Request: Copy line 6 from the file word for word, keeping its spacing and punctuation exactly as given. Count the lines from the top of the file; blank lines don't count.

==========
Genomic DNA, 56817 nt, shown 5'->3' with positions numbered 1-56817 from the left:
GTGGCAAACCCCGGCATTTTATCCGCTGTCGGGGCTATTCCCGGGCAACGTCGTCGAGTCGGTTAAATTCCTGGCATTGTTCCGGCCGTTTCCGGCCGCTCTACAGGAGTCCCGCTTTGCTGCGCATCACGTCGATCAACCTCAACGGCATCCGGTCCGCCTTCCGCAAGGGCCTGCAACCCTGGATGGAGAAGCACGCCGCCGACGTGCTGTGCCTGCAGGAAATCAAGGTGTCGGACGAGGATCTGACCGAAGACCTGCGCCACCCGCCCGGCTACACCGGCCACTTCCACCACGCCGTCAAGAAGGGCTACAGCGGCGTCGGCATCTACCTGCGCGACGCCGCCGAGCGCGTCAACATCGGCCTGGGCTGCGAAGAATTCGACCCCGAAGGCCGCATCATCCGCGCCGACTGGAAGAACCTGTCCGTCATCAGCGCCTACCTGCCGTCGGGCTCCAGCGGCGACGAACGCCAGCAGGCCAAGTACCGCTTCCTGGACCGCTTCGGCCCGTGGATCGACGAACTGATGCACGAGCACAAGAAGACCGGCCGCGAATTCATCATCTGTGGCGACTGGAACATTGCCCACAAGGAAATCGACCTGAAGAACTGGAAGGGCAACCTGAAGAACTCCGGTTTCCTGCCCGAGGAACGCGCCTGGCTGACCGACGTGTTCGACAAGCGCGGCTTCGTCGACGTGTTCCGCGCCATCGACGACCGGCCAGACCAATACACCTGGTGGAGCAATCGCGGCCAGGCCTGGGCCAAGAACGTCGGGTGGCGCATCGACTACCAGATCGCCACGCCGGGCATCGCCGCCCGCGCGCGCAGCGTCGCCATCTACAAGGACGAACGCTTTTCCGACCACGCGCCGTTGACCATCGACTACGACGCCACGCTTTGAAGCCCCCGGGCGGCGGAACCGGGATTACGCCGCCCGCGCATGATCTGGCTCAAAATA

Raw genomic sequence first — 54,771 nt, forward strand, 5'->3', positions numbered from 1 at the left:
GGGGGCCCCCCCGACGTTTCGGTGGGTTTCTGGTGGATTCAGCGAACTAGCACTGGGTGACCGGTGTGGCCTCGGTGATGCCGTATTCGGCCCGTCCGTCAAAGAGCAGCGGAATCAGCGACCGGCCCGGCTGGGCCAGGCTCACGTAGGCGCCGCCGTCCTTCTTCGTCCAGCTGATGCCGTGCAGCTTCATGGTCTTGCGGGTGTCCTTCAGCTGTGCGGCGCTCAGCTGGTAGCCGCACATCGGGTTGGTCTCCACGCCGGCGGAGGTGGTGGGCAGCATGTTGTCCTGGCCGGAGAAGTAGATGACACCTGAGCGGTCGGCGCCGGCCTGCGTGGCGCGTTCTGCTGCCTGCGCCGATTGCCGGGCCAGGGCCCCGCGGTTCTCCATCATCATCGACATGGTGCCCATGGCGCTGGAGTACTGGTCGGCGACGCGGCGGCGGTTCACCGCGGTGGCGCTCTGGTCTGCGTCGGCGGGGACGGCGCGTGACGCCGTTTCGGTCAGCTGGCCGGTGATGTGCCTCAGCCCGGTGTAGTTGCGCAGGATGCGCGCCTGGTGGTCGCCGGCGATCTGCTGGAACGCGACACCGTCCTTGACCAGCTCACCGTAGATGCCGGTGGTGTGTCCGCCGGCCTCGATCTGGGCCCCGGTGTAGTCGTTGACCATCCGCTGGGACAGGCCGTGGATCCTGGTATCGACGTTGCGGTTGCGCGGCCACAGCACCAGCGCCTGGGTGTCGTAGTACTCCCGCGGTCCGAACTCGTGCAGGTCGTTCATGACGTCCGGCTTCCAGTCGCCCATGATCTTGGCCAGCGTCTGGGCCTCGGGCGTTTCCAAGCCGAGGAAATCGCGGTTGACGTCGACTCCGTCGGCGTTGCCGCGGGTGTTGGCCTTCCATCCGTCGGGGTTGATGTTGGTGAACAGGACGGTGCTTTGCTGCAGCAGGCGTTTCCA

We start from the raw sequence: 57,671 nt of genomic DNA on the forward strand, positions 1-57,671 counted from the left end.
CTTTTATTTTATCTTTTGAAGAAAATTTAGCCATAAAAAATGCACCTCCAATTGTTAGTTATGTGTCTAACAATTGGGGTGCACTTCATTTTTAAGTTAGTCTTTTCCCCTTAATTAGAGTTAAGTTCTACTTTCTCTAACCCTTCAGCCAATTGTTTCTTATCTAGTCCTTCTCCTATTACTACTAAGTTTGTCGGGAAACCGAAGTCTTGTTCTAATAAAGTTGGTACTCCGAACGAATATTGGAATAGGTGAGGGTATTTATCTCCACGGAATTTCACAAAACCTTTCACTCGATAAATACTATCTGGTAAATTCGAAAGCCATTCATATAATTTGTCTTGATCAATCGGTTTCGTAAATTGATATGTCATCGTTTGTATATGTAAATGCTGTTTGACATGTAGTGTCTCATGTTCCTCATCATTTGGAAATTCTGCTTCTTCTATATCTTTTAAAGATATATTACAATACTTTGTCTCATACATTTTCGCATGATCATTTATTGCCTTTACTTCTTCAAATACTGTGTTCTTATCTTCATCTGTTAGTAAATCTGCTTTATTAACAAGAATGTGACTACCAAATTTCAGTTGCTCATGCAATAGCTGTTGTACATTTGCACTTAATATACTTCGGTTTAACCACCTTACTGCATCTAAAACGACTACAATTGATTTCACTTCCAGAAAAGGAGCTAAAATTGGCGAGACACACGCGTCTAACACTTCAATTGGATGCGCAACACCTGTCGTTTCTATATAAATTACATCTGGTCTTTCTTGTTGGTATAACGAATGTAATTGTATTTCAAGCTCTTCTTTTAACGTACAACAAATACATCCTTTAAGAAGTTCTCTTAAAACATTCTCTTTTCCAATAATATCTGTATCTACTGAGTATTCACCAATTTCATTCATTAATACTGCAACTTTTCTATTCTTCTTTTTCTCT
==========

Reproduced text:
CTTTTATTTTATCTTTTGAAGAAAATTTAGCCATAAAAAATGCACCTCCAATTGTTAGTTATGTGTCTAACAATTGGGGTGCACTTCATTTTTAAGTTAGTCTTTTCCCCTTAATTAGAGTTAAGTTCTACTTTCTCTAACCCTTCAGCCAATTGTTTCTTATCTAGTCCTTCTCCTATTACTACTAAGTTTGTCGGGAAACCGAAGTCTTGTTCTAATAAAGTTGGTACTCCGAACGAATATTGGAATAGGTGAGGGTATTTATCTCCACGGAATTTCACAAAACCTTTCACTCGATAAATACTATCTGGTAAATTCGAAAGCCATTCATATAATTTGTCTTGATCAATCGGTTTCGTAAATTGATATGTCATCGTTTGTATATGTAAATGCTGTTTGACATGTAGTGTCTCATGTTCCTCATCATTTGGAAATTCTGCTTCTTCTATATCTTTTAAAGATATATTACAATACTTTGTCTCATACATTTTCGCATGATCATTTATTGCCTTTACTTCTTCAAATACTGTGTTCTTATCTTCATCTGTTAGTAAATCTGCTTTATTAACAAGAATGTGACTACCAAATTTCAGTTGCTCATGCAATAGCTGTTGTACATTTGCACTTAATATACTTCGGTTTAACCACCTTACTGCATCTAAAACGACTACAATTGATTTCACTTCCAGAAAAGGAGCTAAAATTGGCGAGACACACGCGTCTAACACTTCAATTGGATGCGCAACACCTGTCGTTTCTATATAAATTACATCTGGTCTTTCTTGTTGGTATAACGAATGTAATTGTATTTCAAGCTCTTCTTTTAACGTACAACAAATACATCCTTTAAGAAGTTCTCTTAAAACATTCTCTTTTCCAATAATATCTGTATCTACTGAGTATTCACCAATTTCATTCATTAATACTGCAACTTTTCTATTCTTCTTTTTCTCT